-Am I excited about this curriculum?  Would I have liked it as a kid?
-Is this curriculum a good fit for my child’s current skills and abilities?  Will it stretch them without overwhelming them?  Does it include too much of any elements my child struggles with? 

I hope this post has been a little helpful if you are still struggling with choosing amongst the sea of curricula!  And if you have any questions or additional tips, please add them in the comments!

Galveston Island - Part Two



Once we were on Galveston, we spent a lot of time at the beach, the hotel pool, and out on trails!

We tried a couple different nature trails, and we saw so many interesting birds that we don't have where we live.  When we were driving in the car in Houston, I spotted a bird with pink wings flying overhead, but I couldn't tell what it was.  "Oh," Wyatt said, "maybe it's a roseate spoonbill."  Well, lo and behold, when we went on a nature walk, what did we see?  A bunch of roseate spoonbills in a pond!  It was so cool to see those birds, because they really aren't anywhere else in the U.S. except right along the coast in Texas and Florida.  We also saw a blackbellied whistling duck, a yellow crowned night heron, neotropic cormorant, and a common gallinule.

We ate picnic lunches along a canal (it looked like a popular fishing spot), and the beach.  We also went out to eat a couple times.  Our favorite was The Rainforest Cafe!  We don't have those where we are, and the kids thought it was so much fun!  Well, except for when the "thunderstorm" started - then Georgie slapped her hands over her ears and made the cutest little face until it was over.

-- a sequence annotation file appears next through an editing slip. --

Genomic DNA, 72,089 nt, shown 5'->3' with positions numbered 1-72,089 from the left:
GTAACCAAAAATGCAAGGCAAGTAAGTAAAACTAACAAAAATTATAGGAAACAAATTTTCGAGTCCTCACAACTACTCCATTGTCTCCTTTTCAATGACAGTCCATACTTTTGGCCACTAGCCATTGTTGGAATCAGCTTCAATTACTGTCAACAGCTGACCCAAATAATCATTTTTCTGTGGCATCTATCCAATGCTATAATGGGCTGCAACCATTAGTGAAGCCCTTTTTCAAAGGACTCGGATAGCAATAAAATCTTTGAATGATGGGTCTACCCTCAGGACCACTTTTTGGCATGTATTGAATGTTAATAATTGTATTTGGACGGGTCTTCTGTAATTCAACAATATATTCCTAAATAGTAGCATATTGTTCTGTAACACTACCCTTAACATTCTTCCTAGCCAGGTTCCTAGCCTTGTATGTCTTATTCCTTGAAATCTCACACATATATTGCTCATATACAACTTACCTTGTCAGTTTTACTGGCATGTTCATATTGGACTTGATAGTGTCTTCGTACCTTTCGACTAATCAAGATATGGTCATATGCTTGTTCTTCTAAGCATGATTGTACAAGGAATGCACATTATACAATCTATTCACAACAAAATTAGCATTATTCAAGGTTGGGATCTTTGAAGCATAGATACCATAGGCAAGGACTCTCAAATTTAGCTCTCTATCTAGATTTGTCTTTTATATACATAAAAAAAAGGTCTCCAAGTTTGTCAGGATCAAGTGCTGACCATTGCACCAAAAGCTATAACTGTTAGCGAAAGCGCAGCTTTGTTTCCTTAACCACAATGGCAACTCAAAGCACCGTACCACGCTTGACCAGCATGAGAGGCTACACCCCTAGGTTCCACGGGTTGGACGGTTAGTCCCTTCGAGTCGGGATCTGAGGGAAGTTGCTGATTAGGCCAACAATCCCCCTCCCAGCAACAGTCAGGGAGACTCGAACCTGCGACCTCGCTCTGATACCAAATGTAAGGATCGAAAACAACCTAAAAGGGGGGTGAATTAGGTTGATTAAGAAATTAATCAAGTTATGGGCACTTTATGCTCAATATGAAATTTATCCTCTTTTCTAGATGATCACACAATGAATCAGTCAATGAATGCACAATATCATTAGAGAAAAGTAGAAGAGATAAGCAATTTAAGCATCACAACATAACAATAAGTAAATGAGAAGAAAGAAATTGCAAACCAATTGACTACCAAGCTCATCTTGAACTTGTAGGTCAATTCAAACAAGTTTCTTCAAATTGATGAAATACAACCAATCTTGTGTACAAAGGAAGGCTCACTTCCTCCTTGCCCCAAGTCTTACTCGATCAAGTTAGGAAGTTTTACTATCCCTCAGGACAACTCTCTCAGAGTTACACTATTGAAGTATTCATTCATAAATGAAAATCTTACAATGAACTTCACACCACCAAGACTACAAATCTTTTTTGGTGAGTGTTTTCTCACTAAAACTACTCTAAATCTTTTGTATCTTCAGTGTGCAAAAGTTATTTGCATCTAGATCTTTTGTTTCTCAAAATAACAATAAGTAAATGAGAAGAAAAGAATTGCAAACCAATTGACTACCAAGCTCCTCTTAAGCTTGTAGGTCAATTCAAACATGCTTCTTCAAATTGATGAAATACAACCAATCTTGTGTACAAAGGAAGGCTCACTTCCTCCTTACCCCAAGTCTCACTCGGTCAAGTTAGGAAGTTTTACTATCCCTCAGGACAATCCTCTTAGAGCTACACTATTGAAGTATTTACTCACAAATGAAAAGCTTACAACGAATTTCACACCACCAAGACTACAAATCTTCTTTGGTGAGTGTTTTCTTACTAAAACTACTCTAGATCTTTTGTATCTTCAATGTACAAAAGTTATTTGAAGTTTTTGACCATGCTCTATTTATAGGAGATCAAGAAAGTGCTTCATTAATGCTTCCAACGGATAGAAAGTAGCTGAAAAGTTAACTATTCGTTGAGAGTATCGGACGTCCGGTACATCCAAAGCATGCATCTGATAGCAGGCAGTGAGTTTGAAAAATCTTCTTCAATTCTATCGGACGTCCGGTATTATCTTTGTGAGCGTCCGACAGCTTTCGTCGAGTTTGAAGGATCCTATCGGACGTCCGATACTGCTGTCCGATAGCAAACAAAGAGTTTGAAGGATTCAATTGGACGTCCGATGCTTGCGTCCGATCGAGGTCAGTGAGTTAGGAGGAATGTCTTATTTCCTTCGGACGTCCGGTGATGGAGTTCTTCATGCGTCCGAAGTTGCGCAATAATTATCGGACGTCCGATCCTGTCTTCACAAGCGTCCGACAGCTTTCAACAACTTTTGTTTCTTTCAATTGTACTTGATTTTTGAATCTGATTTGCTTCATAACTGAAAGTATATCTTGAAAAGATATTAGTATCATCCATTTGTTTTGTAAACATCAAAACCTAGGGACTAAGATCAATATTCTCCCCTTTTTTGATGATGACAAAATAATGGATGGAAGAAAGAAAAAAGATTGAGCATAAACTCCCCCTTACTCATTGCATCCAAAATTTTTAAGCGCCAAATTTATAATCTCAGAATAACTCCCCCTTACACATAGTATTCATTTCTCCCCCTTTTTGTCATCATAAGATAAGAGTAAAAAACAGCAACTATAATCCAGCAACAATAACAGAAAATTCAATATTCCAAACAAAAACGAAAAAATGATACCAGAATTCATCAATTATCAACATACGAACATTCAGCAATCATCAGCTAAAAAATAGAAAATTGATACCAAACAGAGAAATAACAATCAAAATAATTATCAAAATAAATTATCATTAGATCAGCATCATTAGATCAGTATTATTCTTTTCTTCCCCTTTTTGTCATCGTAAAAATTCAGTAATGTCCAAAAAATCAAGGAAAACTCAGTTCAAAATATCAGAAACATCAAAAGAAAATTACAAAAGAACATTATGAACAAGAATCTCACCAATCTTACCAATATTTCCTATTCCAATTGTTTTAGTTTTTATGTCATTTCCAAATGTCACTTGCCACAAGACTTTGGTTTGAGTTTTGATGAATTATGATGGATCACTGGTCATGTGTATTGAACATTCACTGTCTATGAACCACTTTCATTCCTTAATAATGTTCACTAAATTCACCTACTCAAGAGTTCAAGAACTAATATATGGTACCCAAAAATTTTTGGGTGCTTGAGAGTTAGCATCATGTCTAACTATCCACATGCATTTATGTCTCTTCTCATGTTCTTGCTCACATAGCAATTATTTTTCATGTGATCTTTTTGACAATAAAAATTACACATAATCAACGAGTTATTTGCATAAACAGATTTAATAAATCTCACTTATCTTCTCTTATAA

We went miniature golfing, and really, is there anything cuter than little kids trying to hit a golf ball?  I think not.

We went to the beach a couple times and built sand castles and waded in the water.  None of us went out very far though, because there were rip tides a few of the days that we were there, which is terrifying to me.  I'm a born mountain girl, and the ocean scares me in general, so we are very cautious with the kids by the water.  We make them wear their life jacket/floaties whenever they even put their feet in the water, and they aren't allowed to go our past their ankles without one of us holding their hand.  Like I said, the ocean scares me a bit.  But I loved getting to relax, and play in the sand with the kids, and read!  I got a little paper reading in, but I mostly do audiobooks on the beach so I can watch the kids at the same time.  Even with Derek there, it's good to keep two sets of eyes on five kids.

We also loved the hotel pool, and we went swimming almost daily.  The kids are getting more and more confident in the water!

This was a quieter vacation for us overall - we generally pack our days with all the local sights, but this trip we just took it easy.  It was a nice reset from months on stay-at-home orders, though I told Derek I felt like we needed another week!  One week to get back to a stressless baseline, and another week to really refresh.  But still, it was a timely and needed vacation.



(See the spoonbills?)